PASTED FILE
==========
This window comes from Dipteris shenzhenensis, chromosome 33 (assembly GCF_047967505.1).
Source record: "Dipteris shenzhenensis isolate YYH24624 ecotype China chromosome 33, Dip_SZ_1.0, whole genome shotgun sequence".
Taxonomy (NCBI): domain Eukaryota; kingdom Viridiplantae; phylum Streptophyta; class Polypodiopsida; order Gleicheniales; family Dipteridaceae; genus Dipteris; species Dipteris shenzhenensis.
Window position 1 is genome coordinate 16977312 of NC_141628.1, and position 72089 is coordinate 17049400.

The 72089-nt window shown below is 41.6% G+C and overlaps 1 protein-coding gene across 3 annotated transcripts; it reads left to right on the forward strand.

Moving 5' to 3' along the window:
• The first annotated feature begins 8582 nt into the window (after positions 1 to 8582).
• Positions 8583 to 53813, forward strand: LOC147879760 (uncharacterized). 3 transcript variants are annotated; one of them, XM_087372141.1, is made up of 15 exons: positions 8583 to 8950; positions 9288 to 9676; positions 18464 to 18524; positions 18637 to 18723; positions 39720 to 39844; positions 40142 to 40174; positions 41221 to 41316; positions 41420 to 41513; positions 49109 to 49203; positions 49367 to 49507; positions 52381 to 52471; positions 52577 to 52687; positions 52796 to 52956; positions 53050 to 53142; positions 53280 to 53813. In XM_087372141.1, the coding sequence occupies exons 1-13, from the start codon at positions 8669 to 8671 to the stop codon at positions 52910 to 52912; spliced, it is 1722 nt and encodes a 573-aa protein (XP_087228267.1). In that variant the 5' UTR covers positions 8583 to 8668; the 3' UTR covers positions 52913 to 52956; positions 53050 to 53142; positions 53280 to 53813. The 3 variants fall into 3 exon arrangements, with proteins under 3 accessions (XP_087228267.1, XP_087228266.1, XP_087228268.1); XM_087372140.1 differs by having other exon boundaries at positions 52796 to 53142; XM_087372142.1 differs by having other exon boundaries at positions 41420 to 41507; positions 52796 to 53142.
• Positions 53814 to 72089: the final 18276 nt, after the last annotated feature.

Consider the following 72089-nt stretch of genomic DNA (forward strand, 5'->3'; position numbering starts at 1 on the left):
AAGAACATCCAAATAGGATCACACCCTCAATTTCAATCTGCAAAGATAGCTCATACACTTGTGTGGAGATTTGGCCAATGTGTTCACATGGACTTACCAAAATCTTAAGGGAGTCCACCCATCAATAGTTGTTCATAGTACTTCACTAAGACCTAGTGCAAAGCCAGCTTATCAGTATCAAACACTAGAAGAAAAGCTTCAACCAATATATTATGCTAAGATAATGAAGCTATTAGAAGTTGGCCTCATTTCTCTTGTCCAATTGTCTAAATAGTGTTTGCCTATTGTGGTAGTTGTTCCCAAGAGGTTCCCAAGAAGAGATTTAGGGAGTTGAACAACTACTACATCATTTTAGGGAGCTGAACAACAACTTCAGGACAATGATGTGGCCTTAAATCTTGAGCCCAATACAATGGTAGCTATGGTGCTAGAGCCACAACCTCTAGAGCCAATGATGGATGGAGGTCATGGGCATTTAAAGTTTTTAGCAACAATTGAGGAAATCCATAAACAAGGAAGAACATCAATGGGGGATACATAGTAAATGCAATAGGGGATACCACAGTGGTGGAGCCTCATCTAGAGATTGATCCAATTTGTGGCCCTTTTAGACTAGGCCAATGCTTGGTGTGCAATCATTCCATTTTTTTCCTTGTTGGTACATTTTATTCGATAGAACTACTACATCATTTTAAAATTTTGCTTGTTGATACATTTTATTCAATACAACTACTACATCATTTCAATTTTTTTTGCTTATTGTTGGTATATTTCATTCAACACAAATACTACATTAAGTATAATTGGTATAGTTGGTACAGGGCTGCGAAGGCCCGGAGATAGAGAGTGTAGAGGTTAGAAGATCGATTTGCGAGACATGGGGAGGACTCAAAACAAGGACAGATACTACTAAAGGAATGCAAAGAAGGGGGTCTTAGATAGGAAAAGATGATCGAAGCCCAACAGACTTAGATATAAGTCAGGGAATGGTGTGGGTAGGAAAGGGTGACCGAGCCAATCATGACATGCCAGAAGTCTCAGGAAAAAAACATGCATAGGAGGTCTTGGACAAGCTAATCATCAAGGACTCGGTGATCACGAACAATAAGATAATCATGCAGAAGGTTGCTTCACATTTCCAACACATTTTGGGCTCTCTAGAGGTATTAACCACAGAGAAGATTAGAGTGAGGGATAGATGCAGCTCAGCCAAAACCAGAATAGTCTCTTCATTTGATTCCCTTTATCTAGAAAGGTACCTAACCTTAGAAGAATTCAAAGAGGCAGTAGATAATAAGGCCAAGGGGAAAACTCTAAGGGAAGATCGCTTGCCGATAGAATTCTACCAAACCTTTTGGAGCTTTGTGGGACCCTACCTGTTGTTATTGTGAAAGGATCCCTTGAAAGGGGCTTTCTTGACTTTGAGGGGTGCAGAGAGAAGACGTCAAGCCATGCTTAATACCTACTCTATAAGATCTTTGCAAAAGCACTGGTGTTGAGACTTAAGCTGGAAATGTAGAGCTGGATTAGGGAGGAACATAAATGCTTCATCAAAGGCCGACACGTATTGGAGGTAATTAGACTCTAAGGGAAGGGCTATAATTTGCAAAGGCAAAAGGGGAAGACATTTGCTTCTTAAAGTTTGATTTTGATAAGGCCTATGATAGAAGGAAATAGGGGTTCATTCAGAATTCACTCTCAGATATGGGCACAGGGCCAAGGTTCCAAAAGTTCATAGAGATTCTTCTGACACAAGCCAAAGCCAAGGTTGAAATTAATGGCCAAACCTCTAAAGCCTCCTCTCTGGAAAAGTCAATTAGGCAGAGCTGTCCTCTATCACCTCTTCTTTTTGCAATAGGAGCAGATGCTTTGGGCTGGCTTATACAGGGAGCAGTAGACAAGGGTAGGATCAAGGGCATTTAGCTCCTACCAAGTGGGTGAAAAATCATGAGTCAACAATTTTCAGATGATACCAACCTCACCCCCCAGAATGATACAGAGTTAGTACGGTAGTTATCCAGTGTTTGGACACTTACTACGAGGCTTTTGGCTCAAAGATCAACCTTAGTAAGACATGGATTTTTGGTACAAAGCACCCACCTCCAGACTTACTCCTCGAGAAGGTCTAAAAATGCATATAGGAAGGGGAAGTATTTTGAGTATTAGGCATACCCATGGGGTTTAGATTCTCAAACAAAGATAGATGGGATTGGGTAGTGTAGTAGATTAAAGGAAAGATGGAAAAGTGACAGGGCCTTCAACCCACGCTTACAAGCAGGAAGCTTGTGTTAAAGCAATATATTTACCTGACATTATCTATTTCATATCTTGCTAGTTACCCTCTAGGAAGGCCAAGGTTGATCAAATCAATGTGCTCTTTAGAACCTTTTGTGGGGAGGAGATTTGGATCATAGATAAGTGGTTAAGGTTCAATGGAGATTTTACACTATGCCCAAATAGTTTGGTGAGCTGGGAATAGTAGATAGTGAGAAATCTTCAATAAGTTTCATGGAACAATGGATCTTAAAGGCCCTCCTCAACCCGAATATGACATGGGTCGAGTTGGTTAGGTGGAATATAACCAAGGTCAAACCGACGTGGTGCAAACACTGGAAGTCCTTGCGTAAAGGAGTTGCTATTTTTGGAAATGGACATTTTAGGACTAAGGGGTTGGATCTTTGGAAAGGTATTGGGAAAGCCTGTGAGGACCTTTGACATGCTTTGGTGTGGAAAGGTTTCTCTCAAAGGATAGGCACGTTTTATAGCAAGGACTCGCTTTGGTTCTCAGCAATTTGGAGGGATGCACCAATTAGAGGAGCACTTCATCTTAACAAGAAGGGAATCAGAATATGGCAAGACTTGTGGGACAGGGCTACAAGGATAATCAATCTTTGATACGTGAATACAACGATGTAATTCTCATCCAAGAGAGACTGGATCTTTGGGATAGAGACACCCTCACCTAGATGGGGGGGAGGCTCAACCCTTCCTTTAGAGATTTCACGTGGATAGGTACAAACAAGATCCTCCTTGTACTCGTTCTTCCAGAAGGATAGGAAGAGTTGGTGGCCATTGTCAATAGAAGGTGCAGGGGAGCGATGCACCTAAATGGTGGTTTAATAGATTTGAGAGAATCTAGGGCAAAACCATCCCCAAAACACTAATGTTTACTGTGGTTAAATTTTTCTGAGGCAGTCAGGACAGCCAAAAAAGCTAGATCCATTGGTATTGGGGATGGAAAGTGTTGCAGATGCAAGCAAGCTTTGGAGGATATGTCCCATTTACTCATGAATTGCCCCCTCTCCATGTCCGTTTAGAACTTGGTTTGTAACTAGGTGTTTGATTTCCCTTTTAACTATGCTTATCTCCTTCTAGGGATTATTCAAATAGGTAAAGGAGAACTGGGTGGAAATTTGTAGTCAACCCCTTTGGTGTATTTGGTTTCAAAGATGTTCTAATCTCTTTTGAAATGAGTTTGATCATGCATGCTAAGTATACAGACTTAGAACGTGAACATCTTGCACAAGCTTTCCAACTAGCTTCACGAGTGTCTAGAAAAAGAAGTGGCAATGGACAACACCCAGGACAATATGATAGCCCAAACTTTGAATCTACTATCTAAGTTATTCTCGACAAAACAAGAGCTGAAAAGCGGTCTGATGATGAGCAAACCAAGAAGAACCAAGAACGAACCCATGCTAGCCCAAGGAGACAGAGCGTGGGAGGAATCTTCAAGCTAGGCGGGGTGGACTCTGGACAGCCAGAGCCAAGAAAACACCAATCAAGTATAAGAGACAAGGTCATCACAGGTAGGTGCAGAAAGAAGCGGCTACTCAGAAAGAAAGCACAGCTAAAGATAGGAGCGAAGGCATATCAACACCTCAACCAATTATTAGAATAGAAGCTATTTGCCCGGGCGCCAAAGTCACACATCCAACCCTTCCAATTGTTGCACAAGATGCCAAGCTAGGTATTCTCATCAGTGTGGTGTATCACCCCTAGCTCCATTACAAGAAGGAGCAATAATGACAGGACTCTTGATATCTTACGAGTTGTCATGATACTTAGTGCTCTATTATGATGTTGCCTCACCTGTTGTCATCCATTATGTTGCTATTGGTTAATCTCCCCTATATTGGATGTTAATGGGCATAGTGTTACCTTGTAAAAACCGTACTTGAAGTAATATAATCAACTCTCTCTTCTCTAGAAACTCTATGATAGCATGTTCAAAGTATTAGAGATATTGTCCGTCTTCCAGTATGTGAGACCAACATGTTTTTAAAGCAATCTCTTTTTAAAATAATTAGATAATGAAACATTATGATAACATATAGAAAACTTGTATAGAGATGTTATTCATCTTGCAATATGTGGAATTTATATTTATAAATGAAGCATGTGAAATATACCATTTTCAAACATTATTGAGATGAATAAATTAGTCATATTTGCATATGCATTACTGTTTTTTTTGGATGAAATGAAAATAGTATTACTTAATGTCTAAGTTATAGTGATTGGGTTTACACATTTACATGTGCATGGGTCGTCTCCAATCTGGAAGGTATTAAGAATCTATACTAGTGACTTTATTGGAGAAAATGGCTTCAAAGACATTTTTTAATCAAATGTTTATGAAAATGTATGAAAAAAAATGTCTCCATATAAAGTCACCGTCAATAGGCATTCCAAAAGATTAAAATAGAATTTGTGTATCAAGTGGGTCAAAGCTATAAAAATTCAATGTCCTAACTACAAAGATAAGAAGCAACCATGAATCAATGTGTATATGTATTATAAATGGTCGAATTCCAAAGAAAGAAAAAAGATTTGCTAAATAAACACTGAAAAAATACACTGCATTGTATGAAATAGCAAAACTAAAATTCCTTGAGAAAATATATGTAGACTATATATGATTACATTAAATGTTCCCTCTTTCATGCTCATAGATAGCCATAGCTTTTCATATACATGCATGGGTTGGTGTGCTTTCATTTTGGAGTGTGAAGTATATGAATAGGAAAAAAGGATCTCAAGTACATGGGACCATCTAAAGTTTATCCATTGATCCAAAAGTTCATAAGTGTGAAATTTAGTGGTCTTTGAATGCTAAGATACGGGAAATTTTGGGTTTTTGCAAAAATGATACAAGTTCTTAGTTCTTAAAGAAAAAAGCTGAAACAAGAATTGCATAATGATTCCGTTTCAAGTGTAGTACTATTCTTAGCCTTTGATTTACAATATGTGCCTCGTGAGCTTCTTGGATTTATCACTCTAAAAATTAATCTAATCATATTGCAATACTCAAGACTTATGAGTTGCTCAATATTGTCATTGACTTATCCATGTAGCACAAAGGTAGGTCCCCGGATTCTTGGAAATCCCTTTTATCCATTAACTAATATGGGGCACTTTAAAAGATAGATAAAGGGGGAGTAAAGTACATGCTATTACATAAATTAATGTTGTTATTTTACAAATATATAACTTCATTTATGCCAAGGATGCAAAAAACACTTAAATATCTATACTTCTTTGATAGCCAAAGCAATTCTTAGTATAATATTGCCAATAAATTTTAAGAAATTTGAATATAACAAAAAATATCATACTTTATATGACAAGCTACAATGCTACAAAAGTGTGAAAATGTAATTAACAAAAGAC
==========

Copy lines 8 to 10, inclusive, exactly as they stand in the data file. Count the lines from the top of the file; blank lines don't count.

• Positions 8583 to 53813, forward strand: LOC147879760 (uncharacterized). 3 transcript variants are annotated; one of them, XM_087372141.1, is made up of 15 exons: positions 8583 to 8950; positions 9288 to 9676; positions 18464 to 18524; positions 18637 to 18723; positions 39720 to 39844; positions 40142 to 40174; positions 41221 to 41316; positions 41420 to 41513; positions 49109 to 49203; positions 49367 to 49507; positions 52381 to 52471; positions 52577 to 52687; positions 52796 to 52956; positions 53050 to 53142; positions 53280 to 53813. In XM_087372141.1, the coding sequence occupies exons 1-13, from the start codon at positions 8669 to 8671 to the stop codon at positions 52910 to 52912; spliced, it is 1722 nt and encodes a 573-aa protein (XP_087228267.1). In that variant the 5' UTR covers positions 8583 to 8668; the 3' UTR covers positions 52913 to 52956; positions 53050 to 53142; positions 53280 to 53813. The 3 variants fall into 3 exon arrangements, with proteins under 3 accessions (XP_087228267.1, XP_087228266.1, XP_087228268.1); XM_087372140.1 differs by having other exon boundaries at positions 52796 to 53142; XM_087372142.1 differs by having other exon boundaries at positions 41420 to 41507; positions 52796 to 53142.
• Positions 53814 to 72089: the final 18276 nt, after the last annotated feature.

Consider the following 72089-nt stretch of genomic DNA (forward strand, 5'->3'; position numbering starts at 1 on the left):